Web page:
Story | Sally J. Clasen
Photography | Mark Lipczynski
Gennaro Garcia is a master at spinning plates. Many know Garcia, who grew up in San Luis Rio Colorado, Sonora, Mexico, as a muralist who co-founded Calle 16: A Mural Project, a diversity art initiative in Phoenix with chef Silvana Salcido Esparza. But he’s also an oil and acrylic painter, a wood carver, photographer, sculptor and, more recently, a restaurateur. Garcia, along with chefs Aaron Chamberlin and Suny Santana, will soon open Taco Chelo on Roosevelt Row, a venture that combines Garcia’s passion for food and art.
It isn’t Garcia’s first foray into the restaurant business. Growing up, he helped wait tables in a family-owned restaurant and, over the years, has launched several restaurants in Mexico. When Garcia first moved to the U.S. in his 20s, he managed an eatery in Yuma while trying to jumpstart his art career painting murals in restaurants.
“I love food,” admits Garcia, whose affection for gastronomy is on display in a collection of hand-painted plates, bowls and serving dishes called Hecho a Mano (handmade) that features a black outline of Garcia’s open palms—a creative journey that comes full circle when food is placed upon the graphic.
Memories of his parents were partly responsible for inspiring him to make a painted pottery collection that symbolizes an offering of love and nourishment.
“I remember my father bringing home vegetables he picked with his hands in the fields, and then my mother making meals out of the food with her own hands,” he says. “And my mother would say to me, ‘I have you eating out of my hands’ as a sign of affection.”
The idea of creating contemporary pottery with a metaphoric food message also took shape when Garcia spent one month in Puebla, Mexico, learning to make authentic Talavera pottery. While it was cost-prohibitive for him to develop that style of ceramics for useable dinnerware, the experience propelled Garcia to launch his own painted collection, using an American pottery supplier and then adding his signature handprint by hand to his iconic series.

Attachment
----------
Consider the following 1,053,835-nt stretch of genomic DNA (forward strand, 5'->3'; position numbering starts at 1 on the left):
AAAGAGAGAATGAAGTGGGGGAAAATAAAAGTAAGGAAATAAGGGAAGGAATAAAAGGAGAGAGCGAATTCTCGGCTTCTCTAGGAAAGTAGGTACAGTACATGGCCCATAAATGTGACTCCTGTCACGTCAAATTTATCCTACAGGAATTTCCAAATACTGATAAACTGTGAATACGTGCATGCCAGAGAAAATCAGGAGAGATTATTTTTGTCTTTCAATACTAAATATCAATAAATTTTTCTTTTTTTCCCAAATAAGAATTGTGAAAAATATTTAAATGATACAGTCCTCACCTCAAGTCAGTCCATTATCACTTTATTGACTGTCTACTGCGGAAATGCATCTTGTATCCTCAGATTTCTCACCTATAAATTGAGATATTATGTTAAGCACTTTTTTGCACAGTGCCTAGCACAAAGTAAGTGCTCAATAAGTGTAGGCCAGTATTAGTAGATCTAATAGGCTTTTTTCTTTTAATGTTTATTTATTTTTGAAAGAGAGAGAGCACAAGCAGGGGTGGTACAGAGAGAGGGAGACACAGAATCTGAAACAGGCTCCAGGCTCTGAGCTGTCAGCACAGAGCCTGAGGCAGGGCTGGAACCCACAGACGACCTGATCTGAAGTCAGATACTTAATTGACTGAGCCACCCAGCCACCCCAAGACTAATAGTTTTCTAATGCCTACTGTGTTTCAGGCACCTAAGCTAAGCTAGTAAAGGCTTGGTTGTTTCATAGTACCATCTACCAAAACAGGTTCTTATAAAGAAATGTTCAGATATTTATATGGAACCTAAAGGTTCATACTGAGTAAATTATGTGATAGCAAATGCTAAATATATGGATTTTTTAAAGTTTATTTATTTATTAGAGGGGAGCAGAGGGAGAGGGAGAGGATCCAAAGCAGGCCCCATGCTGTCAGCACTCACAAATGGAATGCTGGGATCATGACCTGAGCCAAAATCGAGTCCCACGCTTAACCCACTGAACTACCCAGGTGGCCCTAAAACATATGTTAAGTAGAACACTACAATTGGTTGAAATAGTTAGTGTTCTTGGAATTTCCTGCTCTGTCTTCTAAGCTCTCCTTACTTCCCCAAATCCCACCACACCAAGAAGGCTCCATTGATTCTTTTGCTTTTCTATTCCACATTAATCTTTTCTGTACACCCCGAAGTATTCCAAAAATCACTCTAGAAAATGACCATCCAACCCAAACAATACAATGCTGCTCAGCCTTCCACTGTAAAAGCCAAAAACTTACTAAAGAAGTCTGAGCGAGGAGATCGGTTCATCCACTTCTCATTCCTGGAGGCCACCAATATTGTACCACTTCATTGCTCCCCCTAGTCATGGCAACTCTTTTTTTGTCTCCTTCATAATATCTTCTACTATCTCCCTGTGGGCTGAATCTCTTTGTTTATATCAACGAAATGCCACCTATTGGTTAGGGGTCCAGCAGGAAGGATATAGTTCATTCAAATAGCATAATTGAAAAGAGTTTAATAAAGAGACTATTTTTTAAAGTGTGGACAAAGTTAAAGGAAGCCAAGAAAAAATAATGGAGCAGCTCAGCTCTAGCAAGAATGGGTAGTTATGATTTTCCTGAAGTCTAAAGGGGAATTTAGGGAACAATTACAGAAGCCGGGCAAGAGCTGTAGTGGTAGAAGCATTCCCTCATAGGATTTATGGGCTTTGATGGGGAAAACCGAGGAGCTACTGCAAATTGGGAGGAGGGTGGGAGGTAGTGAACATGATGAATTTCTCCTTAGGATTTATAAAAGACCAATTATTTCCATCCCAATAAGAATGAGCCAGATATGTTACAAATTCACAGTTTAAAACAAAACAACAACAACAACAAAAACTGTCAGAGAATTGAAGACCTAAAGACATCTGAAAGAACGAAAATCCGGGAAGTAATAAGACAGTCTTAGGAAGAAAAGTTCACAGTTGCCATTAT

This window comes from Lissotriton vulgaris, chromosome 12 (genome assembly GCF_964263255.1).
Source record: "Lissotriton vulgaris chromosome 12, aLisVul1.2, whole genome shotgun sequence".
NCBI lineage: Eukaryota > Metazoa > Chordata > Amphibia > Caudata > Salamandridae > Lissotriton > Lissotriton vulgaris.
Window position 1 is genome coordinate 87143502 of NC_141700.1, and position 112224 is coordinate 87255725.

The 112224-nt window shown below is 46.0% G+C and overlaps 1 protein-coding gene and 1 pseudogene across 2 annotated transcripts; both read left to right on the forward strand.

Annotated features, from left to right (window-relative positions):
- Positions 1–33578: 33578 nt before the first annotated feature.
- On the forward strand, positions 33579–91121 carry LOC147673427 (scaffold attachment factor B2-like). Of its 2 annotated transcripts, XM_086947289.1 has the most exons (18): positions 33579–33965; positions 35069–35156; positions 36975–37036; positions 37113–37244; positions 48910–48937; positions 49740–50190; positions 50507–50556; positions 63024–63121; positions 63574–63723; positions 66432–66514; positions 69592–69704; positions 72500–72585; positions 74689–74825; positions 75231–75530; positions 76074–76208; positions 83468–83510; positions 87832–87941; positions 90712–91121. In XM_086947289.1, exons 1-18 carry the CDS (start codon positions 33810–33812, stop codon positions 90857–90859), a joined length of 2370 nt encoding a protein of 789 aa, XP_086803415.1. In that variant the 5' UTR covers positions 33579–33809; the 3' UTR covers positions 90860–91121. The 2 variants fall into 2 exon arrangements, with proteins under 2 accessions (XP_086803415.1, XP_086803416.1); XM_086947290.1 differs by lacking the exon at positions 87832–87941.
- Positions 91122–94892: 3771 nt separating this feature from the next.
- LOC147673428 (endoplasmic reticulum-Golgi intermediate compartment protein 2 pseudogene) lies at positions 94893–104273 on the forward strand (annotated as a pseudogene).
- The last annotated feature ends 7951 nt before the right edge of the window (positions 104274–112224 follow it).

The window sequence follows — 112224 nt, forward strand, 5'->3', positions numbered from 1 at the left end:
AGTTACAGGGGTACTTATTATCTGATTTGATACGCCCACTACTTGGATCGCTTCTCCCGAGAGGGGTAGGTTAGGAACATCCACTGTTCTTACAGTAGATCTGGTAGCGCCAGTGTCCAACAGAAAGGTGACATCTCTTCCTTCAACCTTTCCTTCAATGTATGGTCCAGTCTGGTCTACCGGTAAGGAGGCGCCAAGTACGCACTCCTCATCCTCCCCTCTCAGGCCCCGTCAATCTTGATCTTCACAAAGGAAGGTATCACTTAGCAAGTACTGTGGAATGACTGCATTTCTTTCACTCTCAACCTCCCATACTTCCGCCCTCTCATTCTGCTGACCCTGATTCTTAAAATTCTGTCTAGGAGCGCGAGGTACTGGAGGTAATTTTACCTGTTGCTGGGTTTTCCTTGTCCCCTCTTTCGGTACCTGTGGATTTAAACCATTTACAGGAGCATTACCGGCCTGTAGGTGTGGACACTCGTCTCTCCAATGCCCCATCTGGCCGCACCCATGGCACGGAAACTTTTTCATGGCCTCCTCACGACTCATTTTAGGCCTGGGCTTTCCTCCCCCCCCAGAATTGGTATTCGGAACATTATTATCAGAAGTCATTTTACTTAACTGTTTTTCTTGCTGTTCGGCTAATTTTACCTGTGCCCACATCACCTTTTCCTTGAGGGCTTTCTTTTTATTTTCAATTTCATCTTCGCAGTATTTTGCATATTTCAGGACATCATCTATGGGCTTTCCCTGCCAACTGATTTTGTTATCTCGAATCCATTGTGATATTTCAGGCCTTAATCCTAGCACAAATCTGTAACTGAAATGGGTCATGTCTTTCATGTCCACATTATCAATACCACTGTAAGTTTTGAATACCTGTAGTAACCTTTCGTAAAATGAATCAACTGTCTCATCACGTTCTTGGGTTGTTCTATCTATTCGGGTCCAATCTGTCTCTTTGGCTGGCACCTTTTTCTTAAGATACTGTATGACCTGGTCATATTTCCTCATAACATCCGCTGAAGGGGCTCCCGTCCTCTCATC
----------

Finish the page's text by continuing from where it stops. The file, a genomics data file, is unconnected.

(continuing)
The Hecho a Mano line, which was nominated for a Martha Stewart American Made award in 2016, quickly became popular among chefs and art collectors across the country and in Mexico. The dinnerware has been featured in several exhibits and galleries, including Charles Galvin Gallery in Scottsdale, and is for sale locally at Practical Art, For the People, and Phoenix Public Market Café. In addition, the Hecho a Mano imagery appears on bread and cutting boards, which are used by familiar faces like chef Chris Bianco, an early fan of Garcia’s work.
“I believe those who work in the culinary field are artists just like myself,” he says. “The beauty of Hecho a Mano is that it connects me to restaurants. It allows me to be part of the food world again and work with people I admire. It gives me the freedom to collaborate with chefs.”
Garcia’s creative handprint will be clearly visible at Taco Chelo, where he’s heavily involved in design decisions including menu development, and choosing ceramic floor tiles and light fixtures. He even designed a special trompo (vertical rotisserie) with charcoal for cooking tacos al pastor at the new establishment.
And, of course, Taco Chelo customers will eat from custom Hecho a Mano dishes made especially for the restaurant, an essential ingredient of the creative process that will unfold in the art-focused food space that Garcia views as an evolving art installation. “I’m a creative artist. It doesn’t matter the technique, the color or the style,” he says of his latest artistic pursuit. “I enjoy the learning process.”